Dr. Phil Zeltzman is board-certified by the American College of Veterinary Surgeons (AVCS) and works at Valley Central Veterinary Referral Center, a specialty clinic in Whitehall, Pennsylvania, one hour North of Philadelphia. GoodNewsforPets publisher Lea-Ann Germinder recently interviewed Dr. Zeltzman as part of our series to promote experts in the field of veterinary medicine.
1. You wanted to be a veterinarian since the age of five. What made you want to be a veterinary surgeon? /b>
I love the variety, and the fact that we fix sick and broken patients!
For example today, we did three abdominal surgeries (on two Akitas and one kitten), removed a slipped disc from a paralyzed mixed Retriever, took off a huge cancerous tumor from a Golden Retriever’s forearm, fixed a nasty elbow fracture in a Cocker Spaniel and did a fancy surgery (in short, a TPLO) on a German Shepherd’s knee.
That’s what I call a great day: we did orthopedic, soft tissue, cancer and neuro-surgery. All in one day’s work.
2. What does it mean to be a board-certified veterinary surgeon?
After eight years of veterinary school, you need to do a one year internship, followed by a three year surgery residency. After taking care of a few other requirements, such as publishing a research project, you can sit for “boards,” a difficult, three-part exam.Once you pass, the veterinarian earns the title of Diplomate of the American College of Veterinary Surgeons (ACVS), a.k.a board-certified veterinary surgeon.
3. What differences do you find between cats and dogs regarding their reaction to pain?
Both cats and dogs are typically remarkably tolerant. I always say that they are much better patients than humans! A big difference is how they display (or hide) pain, which sometimes makes it difficult for veterinarians to determine if they are painful.
Pets are very good at hiding their pain, -an instinct from the Wild, where the sick and weak don’t survive long. Crying does not always mean physical pain, as you can tell after leaving a puppy in a room alone: she may scream like she is being strangled, but she is not really in physical pain.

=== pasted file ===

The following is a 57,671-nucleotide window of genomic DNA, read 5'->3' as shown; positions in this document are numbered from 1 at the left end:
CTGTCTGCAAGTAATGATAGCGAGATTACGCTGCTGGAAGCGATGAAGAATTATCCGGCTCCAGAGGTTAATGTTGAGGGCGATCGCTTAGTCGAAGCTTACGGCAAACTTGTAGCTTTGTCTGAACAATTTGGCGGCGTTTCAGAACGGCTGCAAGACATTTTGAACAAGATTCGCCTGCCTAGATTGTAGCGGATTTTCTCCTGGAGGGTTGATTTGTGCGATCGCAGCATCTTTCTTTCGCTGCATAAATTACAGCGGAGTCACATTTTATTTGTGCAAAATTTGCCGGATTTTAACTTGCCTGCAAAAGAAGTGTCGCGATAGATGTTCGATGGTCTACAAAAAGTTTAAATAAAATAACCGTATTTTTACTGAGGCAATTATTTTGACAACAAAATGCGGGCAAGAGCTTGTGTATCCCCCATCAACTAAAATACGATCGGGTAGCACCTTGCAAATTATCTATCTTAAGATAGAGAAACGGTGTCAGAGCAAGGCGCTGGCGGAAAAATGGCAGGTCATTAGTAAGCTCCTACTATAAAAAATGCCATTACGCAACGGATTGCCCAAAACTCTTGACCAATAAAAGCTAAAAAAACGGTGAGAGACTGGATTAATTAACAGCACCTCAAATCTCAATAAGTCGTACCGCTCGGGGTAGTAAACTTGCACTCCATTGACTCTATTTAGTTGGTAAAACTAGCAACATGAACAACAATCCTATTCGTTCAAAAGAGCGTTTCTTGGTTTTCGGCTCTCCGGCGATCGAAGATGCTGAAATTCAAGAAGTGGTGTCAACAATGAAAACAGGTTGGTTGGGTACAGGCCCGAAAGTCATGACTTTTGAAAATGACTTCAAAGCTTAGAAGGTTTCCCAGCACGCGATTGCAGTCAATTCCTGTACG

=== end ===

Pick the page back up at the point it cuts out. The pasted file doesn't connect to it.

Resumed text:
That said, dogs tend to be more vocal than cats. Dogs may vocalize (crying, screaming, whining), whereas cats may just sit still in a corner. Dogs may pant when they are in pain, even though it is not hot. Both cats and dogs can have an unusual posture: hunched back; sitting, resting or laying abnormally; head or tail hanging down. Some signs are obvious: shivering, inappropriate or difficult urination or defecation, limping, shaking, difficulty getting up (often mistakenly attributed to arthritis), facial expression (glazed eyes, fixed stare). Other signs are more subtle: difficulty grooming, lack of appetite, licking a wound or a surgical incision.
As a general rule, we can assume that a pet who is limping, or has a wound or a tumor, is in pain. Pain can also result from common conditions like dental disease or a bite wound, diseases like pancreatitis or arthritis, or any type of surgery. This pain should be recognized and treated.
Pain is very subjective and notoriously difficult to assess. It depends on the individual, the breed, the age… a common misconception is that a purring cat is a happy cat: we routinely see cats who purr despite a broken bone!
In addition, evaluating pain is subjective. Different people may rate a specific pet’s pain differently… not a small issue in daily practice.
4. You also perform surgery on “exotic animals.” What is the most unique case you have encountered?